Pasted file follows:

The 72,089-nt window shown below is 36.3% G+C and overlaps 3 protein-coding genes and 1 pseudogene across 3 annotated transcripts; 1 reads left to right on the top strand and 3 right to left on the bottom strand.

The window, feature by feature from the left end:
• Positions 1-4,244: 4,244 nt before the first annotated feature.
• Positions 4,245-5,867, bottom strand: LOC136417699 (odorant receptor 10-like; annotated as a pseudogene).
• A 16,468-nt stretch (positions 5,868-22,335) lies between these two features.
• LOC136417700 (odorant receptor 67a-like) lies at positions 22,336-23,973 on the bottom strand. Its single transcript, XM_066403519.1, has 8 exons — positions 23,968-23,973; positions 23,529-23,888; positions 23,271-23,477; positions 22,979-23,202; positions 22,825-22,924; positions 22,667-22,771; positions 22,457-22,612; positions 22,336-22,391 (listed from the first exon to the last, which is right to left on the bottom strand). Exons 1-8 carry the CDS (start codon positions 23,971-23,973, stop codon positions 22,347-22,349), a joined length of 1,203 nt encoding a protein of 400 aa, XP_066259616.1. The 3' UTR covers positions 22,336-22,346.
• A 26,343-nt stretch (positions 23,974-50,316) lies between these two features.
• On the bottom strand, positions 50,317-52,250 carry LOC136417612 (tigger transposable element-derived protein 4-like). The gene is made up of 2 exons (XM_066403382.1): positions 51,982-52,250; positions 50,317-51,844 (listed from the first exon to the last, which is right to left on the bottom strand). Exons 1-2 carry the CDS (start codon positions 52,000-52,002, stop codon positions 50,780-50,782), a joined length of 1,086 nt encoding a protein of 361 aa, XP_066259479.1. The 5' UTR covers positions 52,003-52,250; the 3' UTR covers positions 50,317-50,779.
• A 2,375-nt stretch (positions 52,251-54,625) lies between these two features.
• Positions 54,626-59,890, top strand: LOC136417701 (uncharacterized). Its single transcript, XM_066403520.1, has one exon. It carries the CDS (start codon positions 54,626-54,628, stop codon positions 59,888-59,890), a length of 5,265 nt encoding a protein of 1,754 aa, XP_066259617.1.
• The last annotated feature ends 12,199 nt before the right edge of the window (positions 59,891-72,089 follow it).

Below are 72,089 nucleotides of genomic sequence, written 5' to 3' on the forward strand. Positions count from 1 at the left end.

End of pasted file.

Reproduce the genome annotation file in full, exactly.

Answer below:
The 72,089-nt window shown below is 36.3% G+C and overlaps 3 protein-coding genes and 1 pseudogene across 3 annotated transcripts; 1 reads left to right on the top strand and 3 right to left on the bottom strand.

The window, feature by feature from the left end:
• Positions 1-4,244: 4,244 nt before the first annotated feature.
• Positions 4,245-5,867, bottom strand: LOC136417699 (odorant receptor 10-like; annotated as a pseudogene).
• A 16,468-nt stretch (positions 5,868-22,335) lies between these two features.
• LOC136417700 (odorant receptor 67a-like) lies at positions 22,336-23,973 on the bottom strand. Its single transcript, XM_066403519.1, has 8 exons — positions 23,968-23,973; positions 23,529-23,888; positions 23,271-23,477; positions 22,979-23,202; positions 22,825-22,924; positions 22,667-22,771; positions 22,457-22,612; positions 22,336-22,391 (listed from the first exon to the last, which is right to left on the bottom strand). Exons 1-8 carry the CDS (start codon positions 23,971-23,973, stop codon positions 22,347-22,349), a joined length of 1,203 nt encoding a protein of 400 aa, XP_066259616.1. The 3' UTR covers positions 22,336-22,346.
• A 26,343-nt stretch (positions 23,974-50,316) lies between these two features.
• On the bottom strand, positions 50,317-52,250 carry LOC136417612 (tigger transposable element-derived protein 4-like). The gene is made up of 2 exons (XM_066403382.1): positions 51,982-52,250; positions 50,317-51,844 (listed from the first exon to the last, which is right to left on the bottom strand). Exons 1-2 carry the CDS (start codon positions 52,000-52,002, stop codon positions 50,780-50,782), a joined length of 1,086 nt encoding a protein of 361 aa, XP_066259479.1. The 5' UTR covers positions 52,003-52,250; the 3' UTR covers positions 50,317-50,779.
• A 2,375-nt stretch (positions 52,251-54,625) lies between these two features.
• Positions 54,626-59,890, top strand: LOC136417701 (uncharacterized). Its single transcript, XM_066403520.1, has one exon. It carries the CDS (start codon positions 54,626-54,628, stop codon positions 59,888-59,890), a length of 5,265 nt encoding a protein of 1,754 aa, XP_066259617.1.
• The last annotated feature ends 12,199 nt before the right edge of the window (positions 59,891-72,089 follow it).

Below are 72,089 nucleotides of genomic sequence, written 5' to 3' on the forward strand. Positions count from 1 at the left end.